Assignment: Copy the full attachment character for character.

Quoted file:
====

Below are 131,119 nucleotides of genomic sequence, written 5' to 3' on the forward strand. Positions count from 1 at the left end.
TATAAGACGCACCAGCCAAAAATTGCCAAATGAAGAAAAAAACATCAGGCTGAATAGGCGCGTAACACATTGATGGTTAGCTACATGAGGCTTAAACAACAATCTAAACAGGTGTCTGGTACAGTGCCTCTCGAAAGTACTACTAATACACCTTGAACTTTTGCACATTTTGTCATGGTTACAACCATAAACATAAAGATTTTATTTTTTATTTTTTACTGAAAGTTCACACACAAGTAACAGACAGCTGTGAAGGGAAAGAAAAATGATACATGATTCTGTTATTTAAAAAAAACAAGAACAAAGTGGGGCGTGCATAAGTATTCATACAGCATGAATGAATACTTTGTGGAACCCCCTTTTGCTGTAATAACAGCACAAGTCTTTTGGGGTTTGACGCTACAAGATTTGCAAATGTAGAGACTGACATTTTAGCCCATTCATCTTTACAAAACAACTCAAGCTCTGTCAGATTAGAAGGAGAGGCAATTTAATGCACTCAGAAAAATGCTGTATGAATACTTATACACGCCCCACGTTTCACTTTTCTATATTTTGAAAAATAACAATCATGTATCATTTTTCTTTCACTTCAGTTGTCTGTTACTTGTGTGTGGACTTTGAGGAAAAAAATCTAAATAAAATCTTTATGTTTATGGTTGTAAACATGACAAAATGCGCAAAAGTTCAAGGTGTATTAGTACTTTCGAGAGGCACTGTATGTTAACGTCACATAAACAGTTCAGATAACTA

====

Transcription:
Below are 131,119 nucleotides of genomic sequence, written 5' to 3' on the forward strand. Positions count from 1 at the left end.
TATAAGACGCACCAGCCAAAAATTGCCAAATGAAGAAAAAAACATCAGGCTGAATAGGCGCGTAACACATTGATGGTTAGCTACATGAGGCTTAAACAACAATCTAAACAGGTGTCTGGTACAGTGCCTCTCGAAAGTACTACTAATACACCTTGAACTTTTGCACATTTTGTCATGGTTACAACCATAAACATAAAGATTTTATTTTTTATTTTTTACTGAAAGTTCACACACAAGTAACAGACAGCTGTGAAGGGAAAGAAAAATGATACATGATTCTGTTATTTAAAAAAAACAAGAACAAAGTGGGGCGTGCATAAGTATTCATACAGCATGAATGAATACTTTGTGGAACCCCCTTTTGCTGTAATAACAGCACAAGTCTTTTGGGGTTTGACGCTACAAGATTTGCAAATGTAGAGACTGACATTTTAGCCCATTCATCTTTACAAAACAACTCAAGCTCTGTCAGATTAGAAGGAGAGGCAATTTAATGCACTCAGAAAAATGCTGTATGAATACTTATACACGCCCCACGTTTCACTTTTCTATATTTTGAAAAATAACAATCATGTATCATTTTTCTTTCACTTCAGTTGTCTGTTACTTGTGTGTGGACTTTGAGGAAAAAAATCTAAATAAAATCTTTATGTTTATGGTTGTAAACATGACAAAATGCGCAAAAGTTCAAGGTGTATTAGTACTTTCGAGAGGCACTGTATGTTAACGTCACATAAACAGTTCAGATAACTA